St. James, Jamaica (JIS) — Mayor of Montego Bay, His Worship Homer Davis, says the impact of natural disasters can be mitigated by the level of preparedness carried out by communities.
Addressing a Business Disaster Preparedness Seminar at the St James Municipal Corporation on Thursday, the mayor said there is no real substitute for adequate preparation.
“Today, disaster comes in many different forms. As we strive to mitigate the challenges we face, we find that preparation is the most critical tool that we possess. And in preparation, it doesn’t necessarily mean that you strengthen the building some more. It also means that your staff is mentally prepared to deal with the problem at hand,” he said.
The mayor noted that the seminar was not only timely, but also a reminder to all that there is no such thing as too much preparation.
“Sometimes, I don’t think we fully appreciate what needs to be done when there is a disaster. Oftentimes, we might say we won’t get an earthquake, or we won’t get a hurricane, but when they do come, they come with a special layer of challenges that many of us are not prepared for,” he said.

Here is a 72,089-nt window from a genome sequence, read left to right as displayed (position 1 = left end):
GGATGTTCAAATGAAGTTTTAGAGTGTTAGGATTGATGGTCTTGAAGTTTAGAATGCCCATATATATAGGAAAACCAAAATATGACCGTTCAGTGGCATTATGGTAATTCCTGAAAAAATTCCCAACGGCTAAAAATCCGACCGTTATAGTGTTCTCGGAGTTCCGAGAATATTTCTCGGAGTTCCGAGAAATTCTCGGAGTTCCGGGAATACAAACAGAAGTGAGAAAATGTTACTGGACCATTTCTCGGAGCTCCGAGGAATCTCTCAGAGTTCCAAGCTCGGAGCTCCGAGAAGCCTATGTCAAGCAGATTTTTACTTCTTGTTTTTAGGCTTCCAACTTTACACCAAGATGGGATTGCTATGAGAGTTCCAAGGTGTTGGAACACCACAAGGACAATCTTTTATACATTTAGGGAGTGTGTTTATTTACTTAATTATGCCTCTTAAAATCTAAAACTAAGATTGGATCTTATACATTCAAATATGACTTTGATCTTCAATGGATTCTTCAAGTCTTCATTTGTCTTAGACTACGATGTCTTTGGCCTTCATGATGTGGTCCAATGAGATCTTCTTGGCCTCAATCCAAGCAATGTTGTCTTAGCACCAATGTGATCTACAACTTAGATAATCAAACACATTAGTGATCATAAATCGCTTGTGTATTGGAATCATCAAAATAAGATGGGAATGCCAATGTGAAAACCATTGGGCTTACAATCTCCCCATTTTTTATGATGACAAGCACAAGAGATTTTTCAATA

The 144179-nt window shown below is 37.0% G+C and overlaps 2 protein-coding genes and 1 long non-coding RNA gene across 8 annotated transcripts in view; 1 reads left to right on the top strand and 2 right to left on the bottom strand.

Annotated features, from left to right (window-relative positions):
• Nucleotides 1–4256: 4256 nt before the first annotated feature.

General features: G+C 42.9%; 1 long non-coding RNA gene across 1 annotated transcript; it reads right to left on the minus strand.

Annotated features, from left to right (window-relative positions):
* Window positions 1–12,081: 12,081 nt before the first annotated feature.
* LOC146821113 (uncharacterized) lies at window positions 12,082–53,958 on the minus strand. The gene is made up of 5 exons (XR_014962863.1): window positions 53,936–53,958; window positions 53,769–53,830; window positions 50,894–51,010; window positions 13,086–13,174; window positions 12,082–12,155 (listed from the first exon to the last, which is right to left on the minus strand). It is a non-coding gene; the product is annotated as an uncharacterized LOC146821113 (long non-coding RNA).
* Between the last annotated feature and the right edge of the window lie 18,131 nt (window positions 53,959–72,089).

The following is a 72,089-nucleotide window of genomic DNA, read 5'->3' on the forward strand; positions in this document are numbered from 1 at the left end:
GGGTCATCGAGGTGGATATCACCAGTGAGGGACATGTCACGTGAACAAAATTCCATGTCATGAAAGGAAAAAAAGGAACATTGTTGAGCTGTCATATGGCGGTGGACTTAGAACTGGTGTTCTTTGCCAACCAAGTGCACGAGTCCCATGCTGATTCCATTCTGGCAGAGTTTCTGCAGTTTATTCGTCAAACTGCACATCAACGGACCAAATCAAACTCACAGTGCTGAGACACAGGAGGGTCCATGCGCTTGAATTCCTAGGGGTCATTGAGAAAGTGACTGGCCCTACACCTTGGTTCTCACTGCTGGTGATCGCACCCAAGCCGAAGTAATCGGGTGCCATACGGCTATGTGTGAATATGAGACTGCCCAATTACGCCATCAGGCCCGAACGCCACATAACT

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The mayor pointed out that Montego Bay, as a city, has had its fair share of disasters, warning that unless there is a concerted effort by residents and the business community to play their part in the municipality’s disaster preparedness efforts, then there is nothing to prevent a flooding catastrophe from happening again.
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“Montego Bay is not new to disaster, as the business community can readily attest to. Those of us who are young enough to remember will recall June 12, 1989 when Montego Bay was literally under water. Sam Sharpe Square where we now walk was covered by three feet of water and Westgate Shopping Centre was also under three feet of water,” he noted.
“It was just a nice day before the rain started to fall. By six to seven o’clock the entire place was inundated with water,” the mayor added.
He said there is no area across the length and breadth of Jamaica that is immune to disaster, making it even more critical for public forums and seminars to inform the populace on the need for preparation.
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